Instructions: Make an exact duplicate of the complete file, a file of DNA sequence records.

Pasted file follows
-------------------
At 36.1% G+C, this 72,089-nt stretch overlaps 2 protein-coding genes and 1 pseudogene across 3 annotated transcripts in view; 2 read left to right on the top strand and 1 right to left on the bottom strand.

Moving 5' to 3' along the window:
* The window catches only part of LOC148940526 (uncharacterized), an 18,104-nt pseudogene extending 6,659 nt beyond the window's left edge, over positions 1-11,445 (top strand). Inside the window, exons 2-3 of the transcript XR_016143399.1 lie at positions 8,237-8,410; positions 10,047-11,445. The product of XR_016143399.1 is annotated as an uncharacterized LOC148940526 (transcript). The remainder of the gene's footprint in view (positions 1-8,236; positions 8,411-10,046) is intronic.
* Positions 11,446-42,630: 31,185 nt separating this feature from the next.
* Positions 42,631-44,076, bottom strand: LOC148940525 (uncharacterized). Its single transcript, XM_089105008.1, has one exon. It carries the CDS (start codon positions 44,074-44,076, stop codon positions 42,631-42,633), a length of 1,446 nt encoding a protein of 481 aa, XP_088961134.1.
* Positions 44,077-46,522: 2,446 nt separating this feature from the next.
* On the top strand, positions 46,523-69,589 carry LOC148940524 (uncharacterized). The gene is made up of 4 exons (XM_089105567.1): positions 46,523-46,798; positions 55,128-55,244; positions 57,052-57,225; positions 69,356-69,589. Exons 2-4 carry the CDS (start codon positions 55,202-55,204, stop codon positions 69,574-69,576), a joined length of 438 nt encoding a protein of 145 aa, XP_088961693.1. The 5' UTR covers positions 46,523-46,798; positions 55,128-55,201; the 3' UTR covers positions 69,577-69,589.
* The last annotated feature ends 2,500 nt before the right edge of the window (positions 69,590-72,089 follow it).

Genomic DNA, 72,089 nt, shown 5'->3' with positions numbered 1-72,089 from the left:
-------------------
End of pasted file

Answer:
At 36.1% G+C, this 72,089-nt stretch overlaps 2 protein-coding genes and 1 pseudogene across 3 annotated transcripts in view; 2 read left to right on the top strand and 1 right to left on the bottom strand.

Moving 5' to 3' along the window:
* The window catches only part of LOC148940526 (uncharacterized), an 18,104-nt pseudogene extending 6,659 nt beyond the window's left edge, over positions 1-11,445 (top strand). Inside the window, exons 2-3 of the transcript XR_016143399.1 lie at positions 8,237-8,410; positions 10,047-11,445. The product of XR_016143399.1 is annotated as an uncharacterized LOC148940526 (transcript). The remainder of the gene's footprint in view (positions 1-8,236; positions 8,411-10,046) is intronic.
* Positions 11,446-42,630: 31,185 nt separating this feature from the next.
* Positions 42,631-44,076, bottom strand: LOC148940525 (uncharacterized). Its single transcript, XM_089105008.1, has one exon. It carries the CDS (start codon positions 44,074-44,076, stop codon positions 42,631-42,633), a length of 1,446 nt encoding a protein of 481 aa, XP_088961134.1.
* Positions 44,077-46,522: 2,446 nt separating this feature from the next.
* On the top strand, positions 46,523-69,589 carry LOC148940524 (uncharacterized). The gene is made up of 4 exons (XM_089105567.1): positions 46,523-46,798; positions 55,128-55,244; positions 57,052-57,225; positions 69,356-69,589. Exons 2-4 carry the CDS (start codon positions 55,202-55,204, stop codon positions 69,574-69,576), a joined length of 438 nt encoding a protein of 145 aa, XP_088961693.1. The 5' UTR covers positions 46,523-46,798; positions 55,128-55,201; the 3' UTR covers positions 69,577-69,589.
* The last annotated feature ends 2,500 nt before the right edge of the window (positions 69,590-72,089 follow it).

Genomic DNA, 72,089 nt, shown 5'->3' with positions numbered 1-72,089 from the left: